Perhaps the fortunes of Stewart and McCaffrey will improve this week as the Lions are tied for third in rushing touchdowns allowed (3), with Devonta Freeman and Dalvin Cook each posting a touchdown and double-digit points against Detroit. It should be noted that all three starting linebackers for the Lions were listed on the injury report for Wednesday, with Paul Worrliow expected to miss a few weeks with a knee injury. Steve Longa was absent for personal reasons after the death of his father, and rookie Jarrad Davis was limited with a neck injury. If Davis is unable to play it will certainly improve the prospects for both Stewart and McCaffrey.

Value Meter:
QB2: Cam Newton (Mid-Range)
RB2: Christian McCaffrey (High-End)
RB3: Jonathan Stewart (High-End)
WR2: Kelvin Benjamin (High-End)
WR2: Devin Funchess (Low-End)

Passing Game Thoughts: Matthew Stafford began the season white hot with six touchdown passes and one interception against the Cardinals and New York Giants. He has since cooled off dramatically from a fantasy perspective, despite leading the Lions to a victory on the road against the Vikings and a close loss at home against the Falcons on a controversial final play of the game.

Like a flame-throwing young pitcher who learns how to actually pitch later in his career instead of just throwing hard every pitch, Stafford has evolved from a gun-slinging quarterback with astronomical stats into an effective real-life QB who takes what the defense gives him while limiting mistakes. His evolution is great for Lions fans looking for the franchises’ first Super Bowl title, but he lacks the upside he possessed early in his career.

The Panthers have been excellent against average quarterbacks Brian Hoyer and Tyrod Taylor, but Drew Brees and Tom Brady picked them apart over the past two games for 527 yards and five touchdowns. Stafford falls in between the range of those four QBs, and should have a solid, but not a great day on Sunday.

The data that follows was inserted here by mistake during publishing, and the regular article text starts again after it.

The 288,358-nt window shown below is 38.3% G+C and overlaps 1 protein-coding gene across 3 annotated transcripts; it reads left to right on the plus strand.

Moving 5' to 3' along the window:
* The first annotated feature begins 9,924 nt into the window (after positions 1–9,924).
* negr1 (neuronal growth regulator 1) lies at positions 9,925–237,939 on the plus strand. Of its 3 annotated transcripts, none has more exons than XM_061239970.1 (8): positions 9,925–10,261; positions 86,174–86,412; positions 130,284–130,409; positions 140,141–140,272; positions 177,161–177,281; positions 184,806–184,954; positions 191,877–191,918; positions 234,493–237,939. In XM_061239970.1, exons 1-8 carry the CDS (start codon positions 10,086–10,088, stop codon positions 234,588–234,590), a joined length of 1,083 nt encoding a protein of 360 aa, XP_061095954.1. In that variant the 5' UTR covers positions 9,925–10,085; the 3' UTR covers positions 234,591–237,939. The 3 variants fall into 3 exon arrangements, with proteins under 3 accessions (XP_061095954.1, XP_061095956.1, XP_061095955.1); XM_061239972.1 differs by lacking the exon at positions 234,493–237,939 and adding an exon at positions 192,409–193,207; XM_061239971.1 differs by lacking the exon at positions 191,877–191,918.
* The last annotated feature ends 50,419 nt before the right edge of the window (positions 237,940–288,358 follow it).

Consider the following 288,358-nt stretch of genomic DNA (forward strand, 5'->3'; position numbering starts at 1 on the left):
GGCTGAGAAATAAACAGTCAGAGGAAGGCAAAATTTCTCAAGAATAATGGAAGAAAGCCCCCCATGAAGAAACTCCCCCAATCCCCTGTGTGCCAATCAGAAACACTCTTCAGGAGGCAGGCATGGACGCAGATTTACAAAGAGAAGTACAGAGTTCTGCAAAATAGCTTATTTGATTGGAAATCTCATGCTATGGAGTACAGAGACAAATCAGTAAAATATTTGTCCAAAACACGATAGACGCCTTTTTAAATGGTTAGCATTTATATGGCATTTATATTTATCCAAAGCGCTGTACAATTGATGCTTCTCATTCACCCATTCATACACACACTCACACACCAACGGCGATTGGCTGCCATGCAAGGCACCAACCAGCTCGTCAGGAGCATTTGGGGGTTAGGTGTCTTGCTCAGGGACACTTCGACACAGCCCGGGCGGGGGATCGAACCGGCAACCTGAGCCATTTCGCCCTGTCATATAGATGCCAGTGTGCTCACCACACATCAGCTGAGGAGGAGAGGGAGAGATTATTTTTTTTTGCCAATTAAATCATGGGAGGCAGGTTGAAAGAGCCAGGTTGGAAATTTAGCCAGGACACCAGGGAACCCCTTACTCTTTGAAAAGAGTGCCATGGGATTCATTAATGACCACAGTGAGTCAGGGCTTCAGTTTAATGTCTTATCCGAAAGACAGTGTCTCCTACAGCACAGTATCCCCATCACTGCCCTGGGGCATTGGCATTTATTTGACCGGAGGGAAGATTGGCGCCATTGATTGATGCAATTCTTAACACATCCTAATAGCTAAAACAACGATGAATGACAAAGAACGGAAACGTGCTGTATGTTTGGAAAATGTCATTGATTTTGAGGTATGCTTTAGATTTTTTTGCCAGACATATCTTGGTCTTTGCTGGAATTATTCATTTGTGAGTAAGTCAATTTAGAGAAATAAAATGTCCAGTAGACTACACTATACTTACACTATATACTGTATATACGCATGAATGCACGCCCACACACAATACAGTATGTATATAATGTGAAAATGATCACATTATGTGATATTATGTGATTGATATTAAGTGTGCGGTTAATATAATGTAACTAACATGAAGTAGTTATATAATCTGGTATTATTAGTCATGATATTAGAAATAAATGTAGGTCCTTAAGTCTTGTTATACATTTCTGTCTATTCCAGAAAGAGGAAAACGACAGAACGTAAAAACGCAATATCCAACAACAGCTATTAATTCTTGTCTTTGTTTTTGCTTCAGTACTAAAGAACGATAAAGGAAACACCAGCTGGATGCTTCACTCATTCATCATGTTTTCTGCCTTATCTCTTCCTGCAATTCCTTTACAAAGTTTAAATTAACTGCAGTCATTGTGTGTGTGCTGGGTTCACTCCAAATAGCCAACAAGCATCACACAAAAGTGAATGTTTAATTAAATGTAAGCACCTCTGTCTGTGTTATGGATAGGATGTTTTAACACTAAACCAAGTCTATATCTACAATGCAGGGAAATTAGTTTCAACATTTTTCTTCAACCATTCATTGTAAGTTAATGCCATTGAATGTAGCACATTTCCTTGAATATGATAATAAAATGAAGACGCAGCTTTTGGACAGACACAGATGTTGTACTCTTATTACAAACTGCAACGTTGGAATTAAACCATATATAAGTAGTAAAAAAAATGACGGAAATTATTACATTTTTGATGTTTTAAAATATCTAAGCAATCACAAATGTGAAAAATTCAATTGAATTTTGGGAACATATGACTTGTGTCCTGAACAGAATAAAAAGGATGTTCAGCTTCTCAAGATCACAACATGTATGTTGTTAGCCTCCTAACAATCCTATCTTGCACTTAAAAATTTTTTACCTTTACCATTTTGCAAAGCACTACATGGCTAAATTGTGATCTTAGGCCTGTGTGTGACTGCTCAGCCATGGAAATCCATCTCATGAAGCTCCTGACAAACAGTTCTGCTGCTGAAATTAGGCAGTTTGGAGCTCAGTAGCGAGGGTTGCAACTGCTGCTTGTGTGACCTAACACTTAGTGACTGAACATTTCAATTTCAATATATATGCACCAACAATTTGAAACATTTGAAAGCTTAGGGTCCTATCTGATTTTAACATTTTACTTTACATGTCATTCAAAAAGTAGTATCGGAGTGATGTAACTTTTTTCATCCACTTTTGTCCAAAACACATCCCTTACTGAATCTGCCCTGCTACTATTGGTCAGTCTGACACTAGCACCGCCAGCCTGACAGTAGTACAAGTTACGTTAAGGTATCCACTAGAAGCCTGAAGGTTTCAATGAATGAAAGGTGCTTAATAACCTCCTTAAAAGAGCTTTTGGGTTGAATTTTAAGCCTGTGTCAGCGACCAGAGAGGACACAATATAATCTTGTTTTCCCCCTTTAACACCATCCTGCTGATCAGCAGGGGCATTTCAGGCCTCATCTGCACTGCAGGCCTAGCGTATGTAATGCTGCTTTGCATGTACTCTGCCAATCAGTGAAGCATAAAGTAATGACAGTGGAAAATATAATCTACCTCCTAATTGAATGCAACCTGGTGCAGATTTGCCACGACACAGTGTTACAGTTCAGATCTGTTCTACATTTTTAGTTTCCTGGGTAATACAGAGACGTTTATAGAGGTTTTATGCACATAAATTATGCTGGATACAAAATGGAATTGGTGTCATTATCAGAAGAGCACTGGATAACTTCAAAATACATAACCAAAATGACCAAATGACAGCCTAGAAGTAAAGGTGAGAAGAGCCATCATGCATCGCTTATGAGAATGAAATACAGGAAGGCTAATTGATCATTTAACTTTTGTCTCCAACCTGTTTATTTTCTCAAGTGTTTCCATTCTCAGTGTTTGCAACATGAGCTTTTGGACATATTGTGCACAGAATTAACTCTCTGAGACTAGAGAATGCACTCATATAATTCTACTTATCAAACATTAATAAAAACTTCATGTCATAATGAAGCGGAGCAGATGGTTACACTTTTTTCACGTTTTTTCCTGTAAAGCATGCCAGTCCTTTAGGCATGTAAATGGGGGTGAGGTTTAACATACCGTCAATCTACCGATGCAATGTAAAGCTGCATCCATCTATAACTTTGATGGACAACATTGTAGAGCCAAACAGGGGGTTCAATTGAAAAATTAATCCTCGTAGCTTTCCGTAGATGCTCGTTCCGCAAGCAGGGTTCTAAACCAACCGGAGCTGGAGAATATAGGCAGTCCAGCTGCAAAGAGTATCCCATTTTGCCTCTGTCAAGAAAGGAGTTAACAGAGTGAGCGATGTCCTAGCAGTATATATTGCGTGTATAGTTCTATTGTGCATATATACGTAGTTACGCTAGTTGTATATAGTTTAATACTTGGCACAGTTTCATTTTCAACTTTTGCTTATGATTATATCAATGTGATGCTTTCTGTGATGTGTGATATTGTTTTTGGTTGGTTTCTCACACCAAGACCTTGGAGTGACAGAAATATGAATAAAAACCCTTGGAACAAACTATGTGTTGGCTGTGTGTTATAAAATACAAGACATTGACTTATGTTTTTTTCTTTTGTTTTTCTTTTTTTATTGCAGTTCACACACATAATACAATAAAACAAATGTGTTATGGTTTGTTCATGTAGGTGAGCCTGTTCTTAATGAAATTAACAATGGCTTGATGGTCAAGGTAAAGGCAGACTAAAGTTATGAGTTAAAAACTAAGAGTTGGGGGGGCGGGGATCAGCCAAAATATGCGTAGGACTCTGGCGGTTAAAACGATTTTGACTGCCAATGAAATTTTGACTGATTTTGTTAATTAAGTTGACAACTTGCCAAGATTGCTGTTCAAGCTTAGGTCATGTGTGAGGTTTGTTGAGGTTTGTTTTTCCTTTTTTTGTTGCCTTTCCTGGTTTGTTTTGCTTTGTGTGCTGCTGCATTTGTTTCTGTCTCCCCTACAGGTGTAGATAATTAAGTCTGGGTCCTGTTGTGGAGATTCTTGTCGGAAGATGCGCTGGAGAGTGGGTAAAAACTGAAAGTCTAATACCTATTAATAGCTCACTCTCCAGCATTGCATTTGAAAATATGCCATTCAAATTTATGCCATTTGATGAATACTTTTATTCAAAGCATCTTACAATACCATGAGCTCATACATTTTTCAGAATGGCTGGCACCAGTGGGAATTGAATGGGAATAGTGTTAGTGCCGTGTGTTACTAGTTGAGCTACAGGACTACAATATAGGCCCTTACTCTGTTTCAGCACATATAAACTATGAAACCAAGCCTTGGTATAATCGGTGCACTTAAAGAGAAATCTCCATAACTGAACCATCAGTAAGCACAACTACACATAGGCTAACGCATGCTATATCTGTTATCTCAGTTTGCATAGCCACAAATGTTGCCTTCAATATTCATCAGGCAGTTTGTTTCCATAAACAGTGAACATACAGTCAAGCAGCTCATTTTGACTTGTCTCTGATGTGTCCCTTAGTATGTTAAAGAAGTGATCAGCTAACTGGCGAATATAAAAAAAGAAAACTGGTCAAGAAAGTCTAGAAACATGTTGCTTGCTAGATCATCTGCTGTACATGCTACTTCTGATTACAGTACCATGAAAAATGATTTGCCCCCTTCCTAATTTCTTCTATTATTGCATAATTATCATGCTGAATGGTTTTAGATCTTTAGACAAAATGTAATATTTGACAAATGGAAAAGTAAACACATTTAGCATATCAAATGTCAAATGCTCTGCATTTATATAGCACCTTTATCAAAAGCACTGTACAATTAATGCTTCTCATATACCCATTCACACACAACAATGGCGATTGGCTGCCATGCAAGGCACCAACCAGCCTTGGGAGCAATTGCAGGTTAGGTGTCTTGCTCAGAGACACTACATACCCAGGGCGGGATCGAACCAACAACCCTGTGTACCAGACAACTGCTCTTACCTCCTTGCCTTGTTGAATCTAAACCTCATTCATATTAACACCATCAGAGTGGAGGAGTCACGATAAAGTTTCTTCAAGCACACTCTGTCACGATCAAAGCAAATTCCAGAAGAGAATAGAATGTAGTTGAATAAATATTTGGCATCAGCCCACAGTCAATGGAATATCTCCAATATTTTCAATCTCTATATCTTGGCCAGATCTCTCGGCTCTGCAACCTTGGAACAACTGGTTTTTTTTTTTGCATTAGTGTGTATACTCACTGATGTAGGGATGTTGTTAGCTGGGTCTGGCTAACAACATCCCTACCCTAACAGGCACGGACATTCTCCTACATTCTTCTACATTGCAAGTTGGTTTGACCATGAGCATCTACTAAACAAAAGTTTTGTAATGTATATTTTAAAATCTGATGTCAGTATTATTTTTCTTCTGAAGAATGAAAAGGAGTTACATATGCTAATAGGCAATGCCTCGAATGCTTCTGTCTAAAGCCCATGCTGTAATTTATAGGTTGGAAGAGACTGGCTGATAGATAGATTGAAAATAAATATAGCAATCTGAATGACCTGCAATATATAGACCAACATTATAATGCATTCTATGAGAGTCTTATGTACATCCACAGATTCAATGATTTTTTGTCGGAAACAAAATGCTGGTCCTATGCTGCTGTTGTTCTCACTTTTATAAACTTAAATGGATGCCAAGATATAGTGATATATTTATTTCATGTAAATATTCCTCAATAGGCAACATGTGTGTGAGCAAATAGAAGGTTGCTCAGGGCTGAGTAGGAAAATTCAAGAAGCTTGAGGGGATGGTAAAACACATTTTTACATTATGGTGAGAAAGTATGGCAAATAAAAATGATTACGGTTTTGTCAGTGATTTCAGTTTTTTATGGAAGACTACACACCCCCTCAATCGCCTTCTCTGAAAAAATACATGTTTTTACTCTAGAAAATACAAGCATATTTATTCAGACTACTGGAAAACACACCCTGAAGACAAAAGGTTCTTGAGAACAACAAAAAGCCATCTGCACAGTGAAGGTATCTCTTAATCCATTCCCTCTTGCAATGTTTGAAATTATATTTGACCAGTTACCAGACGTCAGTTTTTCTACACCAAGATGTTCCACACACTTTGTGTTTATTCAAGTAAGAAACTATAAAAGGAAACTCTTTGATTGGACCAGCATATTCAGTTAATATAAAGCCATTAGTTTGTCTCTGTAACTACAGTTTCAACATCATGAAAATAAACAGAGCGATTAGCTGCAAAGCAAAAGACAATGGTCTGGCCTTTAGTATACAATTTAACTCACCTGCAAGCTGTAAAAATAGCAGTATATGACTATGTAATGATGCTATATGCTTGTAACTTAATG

A critical aspect to the success of Stafford and the Lions offense will be the health of guard T.J. Lang, right tackle Rick Wagner, and center Travis Swanson. All three linemen managed limited practice on Thursday and appear as they will play, but that could change as we get closer to Sunday.

After a down day for both Marvin Jones and Golden Tate in last week’s win over Minnesota, both players should rebound this week. Four wide receivers have posted double-digit fantasy points against the Panthers, with Pierre Garcon coming just 10 yards short of the mark Week 1.

CAR FPts Allowed vs. QBs: No.26
CAR FPts Allowed vs. RBs: No.28
CAR FPts Allowed vs. WRs: No.16
CAR FPts Allowed vs. TEs: No.29

Running Game Thoughts: Ameer Abdullah posted his best game of the season last week against Minnesota in what appeared to be his most difficult matchup of the year. The former Nebraska Cornhusker rushed for 94 yards on 20 carries, including an impressive touchdown run on a rare goal-line carry. His 47.5% snap share is a concern, but he ranks 10th in rushing yards and yards created while ranking eleventh in rushing attempts.